A brief stab at an answer before someone more knowledgeable comes along: My brief experience says that: no, fractal sets are not usually a topic in complex analysis (they're not in any of the 3 textbooks that I'm familiar with). We might take a guess and say that they're in the Coursera MOOC because it provides a fluffy, visual, easy-to-promote ...


10

One of the historically compelling arguments for complex numbers was that they can be used to find real valued solutions to polynomials. There's a nice discussion on this site. For example, the cubic $x^3=cx+d$ has, in general, a solution $$x=\sqrt[3]{d/2+\sqrt{(d/2)^2-(c/3)^3}}+\sqrt[3]{(d/2)-\sqrt{(d/2)^2-(c/3)^3}}.$$ (This formula can be verified by ...


9

If I were faced with this situation, I'd have a discussion with the student about what a number is. We believe that 1,2,3,4,… are numbers. It is a stretch to say that 0 is a number…which is why it took people so long to think about using it as a number. Think about it…0 behaves VERY DIFFERENTLY from any of the other familiar numbers. Admitting it "numberhood"...


9

In my view Euler's Formula $e^{ix} = \cos(x)+ i \sin(x)$ and the resulting extension ( this is (5.) in Steven Gubkin's excellent complex answer ) of $e^{x+iy} = e^x( \cos y + i \sin y)$ is not a good definition for the exponential because it is special to the context of $\mathbb{C}$. In other algebras the interplay between the exponential function and ...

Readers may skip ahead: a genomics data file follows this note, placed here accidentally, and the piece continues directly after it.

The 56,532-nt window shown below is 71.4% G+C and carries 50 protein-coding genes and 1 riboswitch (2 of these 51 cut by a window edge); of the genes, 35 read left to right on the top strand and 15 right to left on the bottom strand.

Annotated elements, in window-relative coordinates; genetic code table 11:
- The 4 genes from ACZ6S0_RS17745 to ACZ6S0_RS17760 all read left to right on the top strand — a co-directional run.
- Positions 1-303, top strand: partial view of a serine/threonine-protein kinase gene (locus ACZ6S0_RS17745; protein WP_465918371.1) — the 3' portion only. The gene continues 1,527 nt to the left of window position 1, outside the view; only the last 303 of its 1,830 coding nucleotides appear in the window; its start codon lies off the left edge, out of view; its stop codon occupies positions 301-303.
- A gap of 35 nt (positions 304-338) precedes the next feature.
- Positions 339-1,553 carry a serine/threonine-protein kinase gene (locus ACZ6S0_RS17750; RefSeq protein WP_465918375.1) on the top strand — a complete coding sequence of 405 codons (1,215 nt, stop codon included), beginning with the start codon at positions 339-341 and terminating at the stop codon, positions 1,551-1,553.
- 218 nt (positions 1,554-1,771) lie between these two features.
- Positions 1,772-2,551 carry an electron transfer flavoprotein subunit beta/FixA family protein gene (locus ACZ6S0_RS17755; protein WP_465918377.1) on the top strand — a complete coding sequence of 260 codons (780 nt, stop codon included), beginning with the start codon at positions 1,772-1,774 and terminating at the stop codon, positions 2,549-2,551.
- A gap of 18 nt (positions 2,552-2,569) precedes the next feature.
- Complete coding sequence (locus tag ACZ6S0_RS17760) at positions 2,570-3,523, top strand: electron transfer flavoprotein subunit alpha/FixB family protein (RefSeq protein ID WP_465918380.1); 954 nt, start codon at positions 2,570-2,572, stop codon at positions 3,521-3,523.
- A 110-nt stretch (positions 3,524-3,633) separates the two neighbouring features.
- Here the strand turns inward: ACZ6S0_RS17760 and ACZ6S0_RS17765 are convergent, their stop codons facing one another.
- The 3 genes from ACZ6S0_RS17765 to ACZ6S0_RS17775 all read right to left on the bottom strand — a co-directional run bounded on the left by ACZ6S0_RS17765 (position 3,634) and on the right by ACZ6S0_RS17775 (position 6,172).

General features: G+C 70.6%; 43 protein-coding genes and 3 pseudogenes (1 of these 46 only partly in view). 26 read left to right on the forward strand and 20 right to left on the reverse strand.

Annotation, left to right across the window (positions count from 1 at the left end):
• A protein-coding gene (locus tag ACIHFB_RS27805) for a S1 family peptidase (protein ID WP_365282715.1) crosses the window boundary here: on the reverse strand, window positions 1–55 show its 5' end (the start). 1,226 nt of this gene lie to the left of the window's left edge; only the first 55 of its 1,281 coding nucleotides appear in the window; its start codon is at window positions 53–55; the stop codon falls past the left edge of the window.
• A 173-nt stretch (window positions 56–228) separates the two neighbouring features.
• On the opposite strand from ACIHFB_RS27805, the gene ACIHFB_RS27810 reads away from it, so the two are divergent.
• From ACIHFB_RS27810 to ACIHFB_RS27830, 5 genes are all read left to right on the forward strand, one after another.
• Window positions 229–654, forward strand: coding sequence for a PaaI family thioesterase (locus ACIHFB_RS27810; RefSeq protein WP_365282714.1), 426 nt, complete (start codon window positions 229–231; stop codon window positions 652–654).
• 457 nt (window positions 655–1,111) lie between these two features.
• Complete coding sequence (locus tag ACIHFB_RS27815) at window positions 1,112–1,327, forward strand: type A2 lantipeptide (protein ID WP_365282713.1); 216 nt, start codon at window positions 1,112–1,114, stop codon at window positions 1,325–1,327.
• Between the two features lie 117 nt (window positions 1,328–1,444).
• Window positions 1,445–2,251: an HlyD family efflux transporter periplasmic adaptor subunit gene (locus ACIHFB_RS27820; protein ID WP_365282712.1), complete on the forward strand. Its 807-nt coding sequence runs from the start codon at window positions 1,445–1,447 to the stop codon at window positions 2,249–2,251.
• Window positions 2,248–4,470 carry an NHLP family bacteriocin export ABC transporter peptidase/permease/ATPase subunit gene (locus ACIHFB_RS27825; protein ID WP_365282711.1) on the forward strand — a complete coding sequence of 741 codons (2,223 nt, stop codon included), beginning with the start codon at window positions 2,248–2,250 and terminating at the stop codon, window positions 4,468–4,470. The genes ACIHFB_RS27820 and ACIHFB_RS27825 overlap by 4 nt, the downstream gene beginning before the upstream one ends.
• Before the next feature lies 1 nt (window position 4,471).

8

I just want to convince him that it's somehow meaningful and useful. This is probably going to require coming up with an example that is applied to something in the real world, not just an example that is applied to some abstract topic in mathematics (roots of polynomials, or some of the more advanced examples referred to in Paul Garrett's answer). You only ...


8

Just another question from a math guy showing his ignorance of math as a service course. 2nd order diffyQ with constant coeffiecients (most important diffyQ for applications) has complex roots in the characteristic equation. [IOW very standard part of standard ODE course; OFTEN part of even a second semester calculus course during the diffyQ survey...was ...


8

There is a proof of de Moivre's formula $$ (\cos\theta + i \sin\theta) ^n = \cos(n\theta) + i \sin(n\theta), \qquad n \in \mathbb Z $$ by induction (for $n > 0$) and symmetry. Maybe that is the best we can do without calculus. Some textbooks (not assuming calculus) use a notation $\mathrm{cis}\;\theta$ meaning $\cos\theta + i\sin\theta$ and do all ...


7